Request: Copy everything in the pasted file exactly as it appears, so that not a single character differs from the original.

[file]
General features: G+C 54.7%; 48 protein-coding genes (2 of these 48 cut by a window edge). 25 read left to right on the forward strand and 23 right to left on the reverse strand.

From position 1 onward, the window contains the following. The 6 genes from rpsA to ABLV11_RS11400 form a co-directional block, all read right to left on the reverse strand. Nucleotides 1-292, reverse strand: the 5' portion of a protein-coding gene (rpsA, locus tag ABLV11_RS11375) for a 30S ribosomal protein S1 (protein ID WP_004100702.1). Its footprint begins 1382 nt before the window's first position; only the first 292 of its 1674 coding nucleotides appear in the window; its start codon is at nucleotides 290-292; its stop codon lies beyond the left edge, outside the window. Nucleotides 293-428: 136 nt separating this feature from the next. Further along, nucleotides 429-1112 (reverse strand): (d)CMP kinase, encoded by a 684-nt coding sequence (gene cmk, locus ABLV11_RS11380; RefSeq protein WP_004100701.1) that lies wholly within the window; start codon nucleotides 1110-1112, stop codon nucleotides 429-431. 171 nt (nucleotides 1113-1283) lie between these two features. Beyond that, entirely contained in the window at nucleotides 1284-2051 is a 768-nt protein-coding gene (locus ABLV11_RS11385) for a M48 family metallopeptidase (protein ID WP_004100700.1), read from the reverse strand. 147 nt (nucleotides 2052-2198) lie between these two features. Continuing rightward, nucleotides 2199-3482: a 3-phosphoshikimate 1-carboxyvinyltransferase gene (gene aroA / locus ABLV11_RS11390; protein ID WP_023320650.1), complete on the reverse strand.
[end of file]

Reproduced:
General features: G+C 54.7%; 48 protein-coding genes (2 of these 48 cut by a window edge). 25 read left to right on the forward strand and 23 right to left on the reverse strand.

From position 1 onward, the window contains the following. The 6 genes from rpsA to ABLV11_RS11400 form a co-directional block, all read right to left on the reverse strand. Nucleotides 1-292, reverse strand: the 5' portion of a protein-coding gene (rpsA, locus tag ABLV11_RS11375) for a 30S ribosomal protein S1 (protein ID WP_004100702.1). Its footprint begins 1382 nt before the window's first position; only the first 292 of its 1674 coding nucleotides appear in the window; its start codon is at nucleotides 290-292; its stop codon lies beyond the left edge, outside the window. Nucleotides 293-428: 136 nt separating this feature from the next. Further along, nucleotides 429-1112 (reverse strand): (d)CMP kinase, encoded by a 684-nt coding sequence (gene cmk, locus ABLV11_RS11380; RefSeq protein WP_004100701.1) that lies wholly within the window; start codon nucleotides 1110-1112, stop codon nucleotides 429-431. 171 nt (nucleotides 1113-1283) lie between these two features. Beyond that, entirely contained in the window at nucleotides 1284-2051 is a 768-nt protein-coding gene (locus ABLV11_RS11385) for a M48 family metallopeptidase (protein ID WP_004100700.1), read from the reverse strand. 147 nt (nucleotides 2052-2198) lie between these two features. Continuing rightward, nucleotides 2199-3482: a 3-phosphoshikimate 1-carboxyvinyltransferase gene (gene aroA / locus ABLV11_RS11390; protein ID WP_023320650.1), complete on the reverse strand.